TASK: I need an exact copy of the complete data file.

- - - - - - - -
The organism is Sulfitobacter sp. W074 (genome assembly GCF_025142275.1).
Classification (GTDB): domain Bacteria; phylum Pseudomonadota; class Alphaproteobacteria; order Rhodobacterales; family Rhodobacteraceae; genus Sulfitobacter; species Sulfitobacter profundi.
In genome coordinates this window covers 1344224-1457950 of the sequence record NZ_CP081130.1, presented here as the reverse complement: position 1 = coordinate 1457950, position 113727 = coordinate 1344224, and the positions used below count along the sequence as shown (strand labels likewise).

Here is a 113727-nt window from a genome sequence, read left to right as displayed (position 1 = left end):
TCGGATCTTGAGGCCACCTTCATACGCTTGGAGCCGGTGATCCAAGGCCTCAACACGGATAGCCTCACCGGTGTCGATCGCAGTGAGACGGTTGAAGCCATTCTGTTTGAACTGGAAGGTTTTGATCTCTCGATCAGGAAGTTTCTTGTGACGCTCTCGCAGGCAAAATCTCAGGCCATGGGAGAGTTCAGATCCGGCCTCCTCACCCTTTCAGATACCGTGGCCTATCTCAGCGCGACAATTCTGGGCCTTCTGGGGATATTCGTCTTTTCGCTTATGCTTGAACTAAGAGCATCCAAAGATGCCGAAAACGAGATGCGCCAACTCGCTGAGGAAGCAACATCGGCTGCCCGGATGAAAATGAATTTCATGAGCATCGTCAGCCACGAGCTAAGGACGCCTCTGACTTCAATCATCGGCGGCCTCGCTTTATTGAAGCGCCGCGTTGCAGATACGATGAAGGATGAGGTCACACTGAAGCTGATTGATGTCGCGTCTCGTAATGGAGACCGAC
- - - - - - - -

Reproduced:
The organism is Sulfitobacter sp. W074 (genome assembly GCF_025142275.1).
Classification (GTDB): domain Bacteria; phylum Pseudomonadota; class Alphaproteobacteria; order Rhodobacterales; family Rhodobacteraceae; genus Sulfitobacter; species Sulfitobacter profundi.
In genome coordinates this window covers 1344224-1457950 of the sequence record NZ_CP081130.1, presented here as the reverse complement: position 1 = coordinate 1457950, position 113727 = coordinate 1344224, and the positions used below count along the sequence as shown (strand labels likewise).

Here is a 113727-nt window from a genome sequence, read left to right as displayed (position 1 = left end):
TCGGATCTTGAGGCCACCTTCATACGCTTGGAGCCGGTGATCCAAGGCCTCAACACGGATAGCCTCACCGGTGTCGATCGCAGTGAGACGGTTGAAGCCATTCTGTTTGAACTGGAAGGTTTTGATCTCTCGATCAGGAAGTTTCTTGTGACGCTCTCGCAGGCAAAATCTCAGGCCATGGGAGAGTTCAGATCCGGCCTCCTCACCCTTTCAGATACCGTGGCCTATCTCAGCGCGACAATTCTGGGCCTTCTGGGGATATTCGTCTTTTCGCTTATGCTTGAACTAAGAGCATCCAAAGATGCCGAAAACGAGATGCGCCAACTCGCTGAGGAAGCAACATCGGCTGCCCGGATGAAAATGAATTTCATGAGCATCGTCAGCCACGAGCTAAGGACGCCTCTGACTTCAATCATCGGCGGCCTCGCTTTATTGAAGCGCCGCGTTGCAGATACGATGAAGGATGAGGTCACACTGAAGCTGATTGATGTCGCGTCTCGTAATGGAGACCGAC